The word “uncompromising” is also heard whenever the former BMW executive's name is raised. But in what context?

Says one insider: “Uncompromising in terms of quality. That's all I'm going to say.”

Today, Mr. Reitzle says, PAG brands carry “completely different weight within the company.” Aston Martin, for example, “was barely visible on company diagrams.”

Ford's flow chart was recently redrawn, uniting the North American operations of Jaguar, Land Rover and Aston Martin — arguably PAG's superheroes. But executives deny the move relegates Lincoln and Volvo to sidekick status.

“It's to have three very clear businesses within PAG, as opposed to disparate brands,” says Mr. Doolan, who's also acting president of Volvo Cars North America (VCNA) until the January arrival of Dan Werbin, successor to new Cadillac General Manager Mark La Neve.

“What you've got is American luxury, which is Lincoln. Volvo is our Swedish brand and can stand on its own two feet. And Jaguar, Land Rover, Aston Martin — also powerful brands, but totally complementary — represent British at its best. Three very clearly distinct corporations within PAG. Over and above that we have an umbrella which facilitates further synergies.”

Volvo, in particular, is no second banana. In addition to being the volume leader with annual production exceeding 400,000 units worldwide, it is a prime source of cutting-edge systems.

Mr. Dover hints that a future Land Rover product will feature Volvo engine management technology. And it already supplies Aston Martin with safety systems.

“If you buy Aston Martin, you expect it's a safe car,” says its CEO Dr. Ulrich Bez. “But it's not a different safety. Safety is safety.”

Says Hans-Olov Olsson, president and CEO of Volvo Cars: “Since we are the biggest brand within PAG, the success of PAG is very much dependent on the success of Volvo.”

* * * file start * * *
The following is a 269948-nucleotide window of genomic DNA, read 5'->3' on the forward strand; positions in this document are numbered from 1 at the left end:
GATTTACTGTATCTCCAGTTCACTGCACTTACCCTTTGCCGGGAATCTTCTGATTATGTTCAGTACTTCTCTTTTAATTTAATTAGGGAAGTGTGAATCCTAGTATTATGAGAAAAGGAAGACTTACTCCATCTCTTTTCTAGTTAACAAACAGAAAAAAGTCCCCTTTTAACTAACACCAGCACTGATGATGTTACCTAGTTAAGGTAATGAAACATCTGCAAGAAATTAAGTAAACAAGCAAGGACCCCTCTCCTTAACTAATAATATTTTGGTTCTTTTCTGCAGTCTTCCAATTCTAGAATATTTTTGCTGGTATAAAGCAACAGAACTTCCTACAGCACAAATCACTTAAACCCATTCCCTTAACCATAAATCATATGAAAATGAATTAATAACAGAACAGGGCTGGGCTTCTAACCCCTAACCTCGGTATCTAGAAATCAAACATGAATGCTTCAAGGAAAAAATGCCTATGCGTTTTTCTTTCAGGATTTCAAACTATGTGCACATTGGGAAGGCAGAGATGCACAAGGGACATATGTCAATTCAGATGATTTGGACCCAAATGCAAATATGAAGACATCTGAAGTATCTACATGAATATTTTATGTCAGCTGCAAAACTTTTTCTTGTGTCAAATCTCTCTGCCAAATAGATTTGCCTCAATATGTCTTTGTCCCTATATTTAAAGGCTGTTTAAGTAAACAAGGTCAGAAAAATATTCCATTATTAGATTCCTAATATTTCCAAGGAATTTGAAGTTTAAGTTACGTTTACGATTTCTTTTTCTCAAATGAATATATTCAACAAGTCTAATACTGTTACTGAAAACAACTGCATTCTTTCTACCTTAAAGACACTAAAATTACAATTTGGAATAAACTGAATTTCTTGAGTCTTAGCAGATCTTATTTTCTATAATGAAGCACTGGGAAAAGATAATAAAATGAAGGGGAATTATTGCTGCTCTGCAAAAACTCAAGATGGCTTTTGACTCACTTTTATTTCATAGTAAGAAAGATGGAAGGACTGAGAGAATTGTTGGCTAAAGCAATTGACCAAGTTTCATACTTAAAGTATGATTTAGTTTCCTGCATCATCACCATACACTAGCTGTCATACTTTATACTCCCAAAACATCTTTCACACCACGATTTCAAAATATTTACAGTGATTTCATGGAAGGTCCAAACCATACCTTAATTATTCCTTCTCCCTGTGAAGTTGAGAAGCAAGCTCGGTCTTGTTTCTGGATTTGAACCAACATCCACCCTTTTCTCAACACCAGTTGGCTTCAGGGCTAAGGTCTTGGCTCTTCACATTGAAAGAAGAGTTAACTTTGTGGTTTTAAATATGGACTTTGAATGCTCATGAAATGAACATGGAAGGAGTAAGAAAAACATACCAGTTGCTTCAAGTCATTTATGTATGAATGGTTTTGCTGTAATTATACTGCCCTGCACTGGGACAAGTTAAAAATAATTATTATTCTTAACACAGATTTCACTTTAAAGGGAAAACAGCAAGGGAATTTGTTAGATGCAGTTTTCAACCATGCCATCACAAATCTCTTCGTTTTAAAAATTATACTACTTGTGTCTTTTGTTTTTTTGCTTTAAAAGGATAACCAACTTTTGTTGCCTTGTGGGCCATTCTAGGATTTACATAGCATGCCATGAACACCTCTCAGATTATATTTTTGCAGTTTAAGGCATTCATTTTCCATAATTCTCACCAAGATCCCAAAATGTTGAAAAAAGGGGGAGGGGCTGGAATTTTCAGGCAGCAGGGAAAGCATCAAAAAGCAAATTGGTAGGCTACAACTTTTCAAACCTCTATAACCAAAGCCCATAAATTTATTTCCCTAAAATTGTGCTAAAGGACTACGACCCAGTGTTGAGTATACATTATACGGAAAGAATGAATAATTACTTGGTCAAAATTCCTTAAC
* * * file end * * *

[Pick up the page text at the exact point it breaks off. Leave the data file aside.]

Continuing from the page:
However, there have been growing pains. Establishing the British triumvirate, led by former Jaguar North America President Mike O'Driscoll, has prompted some talent to move on.

“We're really working very hard to try to keep as many people as we can because we need them,” says Mr. Dover. “They've got special product skills.”

It's arguable that Mr. Dover's organization suffered the most egregious loss with the pending departure of Land Rover North America President Howard Mosher. Though he has agreed to stay on to assist with the transition, Mr. Mosher — who also worked for Renault — has opted “for now” to retire early next year.

Meanwhile, PAG has consolidated its members' North American sales and marketing operations in Irvine, CA — a source of additional turmoil as hundreds of employees formerly based in New Jersey, Maryland and elsewhere have relocated.

The four Europe-based brands will retain downsized offices in the East. But in the case of Volvo, about 40 vacancies remain unfilled because of Ford's hiring freeze.

Roger Ormisher, vice president of public relations for VCNA, says the company always planned to keep its parts, vehicle logistics, service, customer relations and regulatory and government affairs departments in New Jersey.

“Those people need daytime overlap with Sweden, which is six hours ahead in time. But our marketing is a North American issue and can function well in California.”

Jaguar lost only a handful of top employees. All but one of them found other positions within the Ford family.

“We'll have to settle into a new rhythm, but it won't delay any new models,” says Simon Sproule, public relations director for the combined British group. “The whole organization is new.”

One new face belongs to former journalist, Susan Calloway. Her promotion from PAG marketing director to general manager Jaguar-North America caused a stir in the media but no discernable buzz among Jaguar's rank and file.

Leadership, says Mr. Casesa, is just one more PAG strong point. He credits Mr. Reitzle with attracting “great people from great companies.”

The joiners include Mr. Doolan and Mr. Bez, both of whom had roots at BMW. Most recently, former BMW designer Henrik Fisker has been named Aston Martin's new design director.

What could hurt PAG?

“Losing Reitzle right now would be a real problem because he's a huge factor in developing the business model and the brand cultures,” Mr. Casesa says.

And riddle me this: What about PAG's “synergies”? Will component-sharing weaken its products the way Kryptonite renders Superman helpless?

“In truth, the whole industry is component sharing,” reminds Mr. Doolan. “We all have, basically, the same suppliers. … As long as (component sharing) does not infringe upon the character of the car, then I don't see an issue with that.